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Book Launch for Island Author Beth Rand’s “ABC Gulls”

savethedatebethrandDon’t miss the book launch for Beth Rand’s first children’s book, ABC Gulls (Islandport Press) on April 6, 2017 from 6:30-8:30 pm at Arabica on Commercial Street in Portland. All are invited, so bring your friends and family.

Beth described her path to publishing ABC Gulls in a Peaks Island Press article recently. Check it out if you haven’t read it yet.

Please come by boat, car, bike, or spaceship— like one of her seagulls— and congratulate the new author/illustrator yourself on her debut.

abcseagulls2cover

Written by Patricia Erikson, Peaks Island Press offers behind-the-scenes glimpses of a vibrant, literary community perched on Peaks Island, two miles off the coast of the beautiful and award-winning city of Portland, Maine. If you haven’t already, you may subscribe in the upper right corner at http://www.peaksislandpress.com.

Treat Yourself this Halloween to James Hayman’s “The Girl in the Glass”

The Girl in the Glass by James Hayman

The Girl in the Glass by James Hayman

Brittle leaves rattled around outside and scratched against the glass door of Longfellow Books in Portland. A group of bibliophiles, many of them writers themselves, listened to James Hayman channel Poe. This wasn’t poetry though, it was a reading from the latest in his murder mystery series set in Portland, Maine: The Girl in the Glass. Read the rest of this entry »

Where Munjoy Hill Memories Meet Masts of Tall Ships

 

Spanish Galleon Andalucia

 I have decided to watch the Tall Ships Parade of Sail from a corner of Portland most meaningful to me-Munjoy Hill. Here my Irish and French Canadian grandparents found a welcoming neighborhood to raise their two children. Here, a narrow strip of sand-East End Beach- fringes the toe of the Hill. I try to imagine the bathhouses and ugly wool bathing “suits” of my mother’s stories. With the legion of boats navigating the harbor today, I remember her stories of World War II war ships clogging the harbor and then disappearing during the blackout-curtained night.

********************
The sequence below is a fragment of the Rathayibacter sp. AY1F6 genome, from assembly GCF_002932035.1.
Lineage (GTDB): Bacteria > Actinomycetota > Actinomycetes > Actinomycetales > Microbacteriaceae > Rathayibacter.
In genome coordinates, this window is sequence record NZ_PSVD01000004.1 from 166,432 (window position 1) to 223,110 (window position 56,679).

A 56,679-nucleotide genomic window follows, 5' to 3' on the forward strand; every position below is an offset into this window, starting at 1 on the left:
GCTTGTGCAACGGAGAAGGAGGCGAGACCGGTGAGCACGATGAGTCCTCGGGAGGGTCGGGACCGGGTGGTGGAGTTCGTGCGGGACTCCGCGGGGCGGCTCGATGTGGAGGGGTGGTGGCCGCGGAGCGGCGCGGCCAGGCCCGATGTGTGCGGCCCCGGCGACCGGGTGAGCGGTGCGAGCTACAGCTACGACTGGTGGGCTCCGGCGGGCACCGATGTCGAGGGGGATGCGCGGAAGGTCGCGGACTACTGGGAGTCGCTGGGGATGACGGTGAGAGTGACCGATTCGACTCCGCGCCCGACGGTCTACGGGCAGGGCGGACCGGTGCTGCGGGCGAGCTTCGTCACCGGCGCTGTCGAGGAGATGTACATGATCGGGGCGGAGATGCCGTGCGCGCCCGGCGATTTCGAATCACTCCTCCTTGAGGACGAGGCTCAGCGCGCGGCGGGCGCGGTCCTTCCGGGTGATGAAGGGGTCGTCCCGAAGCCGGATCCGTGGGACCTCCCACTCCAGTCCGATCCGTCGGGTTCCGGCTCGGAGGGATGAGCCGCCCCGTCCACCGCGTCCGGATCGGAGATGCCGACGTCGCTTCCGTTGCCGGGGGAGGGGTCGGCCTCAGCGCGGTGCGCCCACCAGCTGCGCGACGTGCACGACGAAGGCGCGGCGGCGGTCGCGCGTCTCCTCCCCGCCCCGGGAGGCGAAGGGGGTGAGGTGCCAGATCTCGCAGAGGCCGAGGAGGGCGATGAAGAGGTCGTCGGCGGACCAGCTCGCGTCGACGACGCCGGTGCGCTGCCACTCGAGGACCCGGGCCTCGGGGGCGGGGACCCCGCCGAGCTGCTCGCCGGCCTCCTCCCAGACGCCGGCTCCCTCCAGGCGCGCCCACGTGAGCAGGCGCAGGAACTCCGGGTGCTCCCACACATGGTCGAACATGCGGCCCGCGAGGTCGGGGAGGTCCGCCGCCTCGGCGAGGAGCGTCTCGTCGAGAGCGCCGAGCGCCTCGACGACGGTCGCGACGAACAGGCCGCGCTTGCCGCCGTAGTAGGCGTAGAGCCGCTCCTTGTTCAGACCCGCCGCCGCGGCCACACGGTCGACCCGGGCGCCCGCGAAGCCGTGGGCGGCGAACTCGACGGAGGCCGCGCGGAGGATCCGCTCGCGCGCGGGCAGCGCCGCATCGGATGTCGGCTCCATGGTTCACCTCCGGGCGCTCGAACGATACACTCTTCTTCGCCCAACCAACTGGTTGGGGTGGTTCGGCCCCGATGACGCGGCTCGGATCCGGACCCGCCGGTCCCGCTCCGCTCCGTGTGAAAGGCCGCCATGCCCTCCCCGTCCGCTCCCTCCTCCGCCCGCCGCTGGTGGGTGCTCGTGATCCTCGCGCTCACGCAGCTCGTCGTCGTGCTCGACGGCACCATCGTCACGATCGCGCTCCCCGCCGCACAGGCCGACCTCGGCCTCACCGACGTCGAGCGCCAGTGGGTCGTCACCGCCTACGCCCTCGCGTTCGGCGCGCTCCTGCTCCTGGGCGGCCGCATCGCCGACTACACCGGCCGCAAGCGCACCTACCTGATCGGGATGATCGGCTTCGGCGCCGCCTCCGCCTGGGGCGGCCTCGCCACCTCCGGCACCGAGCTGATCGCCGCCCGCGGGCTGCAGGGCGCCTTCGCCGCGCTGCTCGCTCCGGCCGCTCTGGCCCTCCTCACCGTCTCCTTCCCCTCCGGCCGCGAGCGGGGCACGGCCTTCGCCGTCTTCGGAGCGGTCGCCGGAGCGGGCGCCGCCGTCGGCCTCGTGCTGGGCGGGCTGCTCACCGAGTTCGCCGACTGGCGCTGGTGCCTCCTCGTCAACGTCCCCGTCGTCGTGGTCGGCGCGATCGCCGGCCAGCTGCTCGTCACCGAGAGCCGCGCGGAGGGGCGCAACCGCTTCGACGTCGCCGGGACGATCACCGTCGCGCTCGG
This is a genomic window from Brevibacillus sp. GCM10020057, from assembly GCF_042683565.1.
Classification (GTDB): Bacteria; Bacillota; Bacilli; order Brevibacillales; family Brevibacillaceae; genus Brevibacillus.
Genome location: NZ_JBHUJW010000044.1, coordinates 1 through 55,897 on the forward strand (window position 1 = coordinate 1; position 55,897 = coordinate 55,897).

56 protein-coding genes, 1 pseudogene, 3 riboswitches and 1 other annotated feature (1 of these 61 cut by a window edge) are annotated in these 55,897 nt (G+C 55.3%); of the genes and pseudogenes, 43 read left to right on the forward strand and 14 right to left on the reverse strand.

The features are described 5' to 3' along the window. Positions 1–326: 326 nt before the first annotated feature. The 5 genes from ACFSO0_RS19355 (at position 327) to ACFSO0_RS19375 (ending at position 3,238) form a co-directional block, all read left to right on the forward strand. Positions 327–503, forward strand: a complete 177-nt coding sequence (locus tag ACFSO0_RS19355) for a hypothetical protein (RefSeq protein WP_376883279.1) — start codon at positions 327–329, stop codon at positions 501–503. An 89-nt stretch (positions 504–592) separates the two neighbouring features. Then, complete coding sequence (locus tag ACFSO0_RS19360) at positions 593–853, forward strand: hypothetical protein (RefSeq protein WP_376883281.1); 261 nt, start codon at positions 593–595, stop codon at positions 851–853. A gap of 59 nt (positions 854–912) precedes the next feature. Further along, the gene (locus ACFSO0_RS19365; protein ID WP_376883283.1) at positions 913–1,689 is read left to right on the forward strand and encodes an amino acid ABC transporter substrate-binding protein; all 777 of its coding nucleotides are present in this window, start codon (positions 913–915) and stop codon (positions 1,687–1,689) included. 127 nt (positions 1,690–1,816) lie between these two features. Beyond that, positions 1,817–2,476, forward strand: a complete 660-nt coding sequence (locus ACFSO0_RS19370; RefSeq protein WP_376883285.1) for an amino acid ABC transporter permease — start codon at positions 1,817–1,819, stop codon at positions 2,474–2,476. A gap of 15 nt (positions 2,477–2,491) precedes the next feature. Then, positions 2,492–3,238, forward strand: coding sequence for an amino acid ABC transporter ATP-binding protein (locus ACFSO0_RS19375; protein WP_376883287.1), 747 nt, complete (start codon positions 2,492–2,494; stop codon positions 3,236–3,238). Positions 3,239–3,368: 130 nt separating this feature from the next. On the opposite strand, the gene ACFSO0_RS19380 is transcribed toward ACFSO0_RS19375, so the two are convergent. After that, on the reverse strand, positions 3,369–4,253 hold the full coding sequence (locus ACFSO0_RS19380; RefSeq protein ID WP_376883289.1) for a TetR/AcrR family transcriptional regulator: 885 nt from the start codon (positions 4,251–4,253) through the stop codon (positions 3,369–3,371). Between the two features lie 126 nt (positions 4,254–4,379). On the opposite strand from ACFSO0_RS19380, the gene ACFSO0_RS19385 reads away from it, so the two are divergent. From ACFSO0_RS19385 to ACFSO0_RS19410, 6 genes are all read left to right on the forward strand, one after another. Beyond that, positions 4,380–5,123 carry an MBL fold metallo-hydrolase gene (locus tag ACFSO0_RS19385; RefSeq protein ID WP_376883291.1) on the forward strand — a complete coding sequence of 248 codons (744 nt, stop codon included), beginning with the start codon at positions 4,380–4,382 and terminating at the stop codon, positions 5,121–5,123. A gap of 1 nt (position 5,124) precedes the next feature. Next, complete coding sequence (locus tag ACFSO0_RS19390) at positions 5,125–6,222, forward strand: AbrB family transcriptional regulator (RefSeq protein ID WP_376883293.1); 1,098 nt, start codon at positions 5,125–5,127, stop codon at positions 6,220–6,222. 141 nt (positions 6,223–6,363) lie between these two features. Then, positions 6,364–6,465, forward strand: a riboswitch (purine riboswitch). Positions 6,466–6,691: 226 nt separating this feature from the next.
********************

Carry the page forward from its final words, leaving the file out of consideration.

From this lofty vantage point of Portland’s spine, it’s not hard to see why Lemuel Moody chose this as the site for building his Observatory, the multi-story wooden tower now one of Portland’s beloved historic landmarks.
 

Historic illustration of the Observatory

 This octagonal tower plays an important role in scenes from a manuscript that I’m editing this summer. My Jimmy Brackett middle grade reader tells the story of the Confederate Invasion of Portland Harbor in 1863. The Observatory hoisted flags to announce the approach of ships – carrying passengers and cargo – who were still approaching the harbor from many miles out to sea. I won’t divulge more of the drama around the caper of mistaken identities or the ship stealing that characterizes this novel. I will say that, unless you’re on board a boat, there’s no better place for viewing a Parade of Tall Ships or spotting Confederate pirates than Munjoy Hill and the top of the Portland Observatory. 

Ceiling of the Observatory’s dome

Frozen, Furious, but Not “Frilly”: Maine Writers Talk Back to LePage

“It’s not a protest, it’s a timely celebration (of poetry),” said Joshua Bodwell, Executive Director of Maine Writers and Publishers Alliance at a gathering of writers in Longfellow Square today.

Maine Writers and Publishers Alliance Director, Joshua Bodwell speaking with reporters

What made the the celebration timely was incoming Governor LePage’s stated exclusion of poetry from his inauguration today. Bodwell estimates that, at least since 1995, poetry has played a role in the State’s gubernatorial inaugural ceremony, mirroring  the practice at the presidential inauguration.

To help the crowd celebrate, Maine’s Poet Laureate Betsy Sholl stood at Longfellow’s feet and read a Wesley McNair poem. When asked by a reporter how she responded to LePage’s “no frills” ceremony, she replied “To talk about ‘no frills’ as though art were ‘frills’ is dangerous to the culture and to the arts.”

Another participant at the gathering, Portland’s Poet Laureate Steve Luttrell sharpened Sholl’s point further: “Maine has been dubbed an ‘unfriendly place to do business,’ it can ill afford to be ‘unfriendly to the arts.'” Given the role of cultural tourism in the Maine economy, I couldn’t agree more.

Writer Bill Nemitz gave Longfellow the last word for LePage today in his Press Herald article

“All are architects of Fate,

Working in these walls of Time;

Some with massive deeds and great,

Some with ornaments of rhyme.”

Betsy Sholl offers her view on the importance of the arts to Maine

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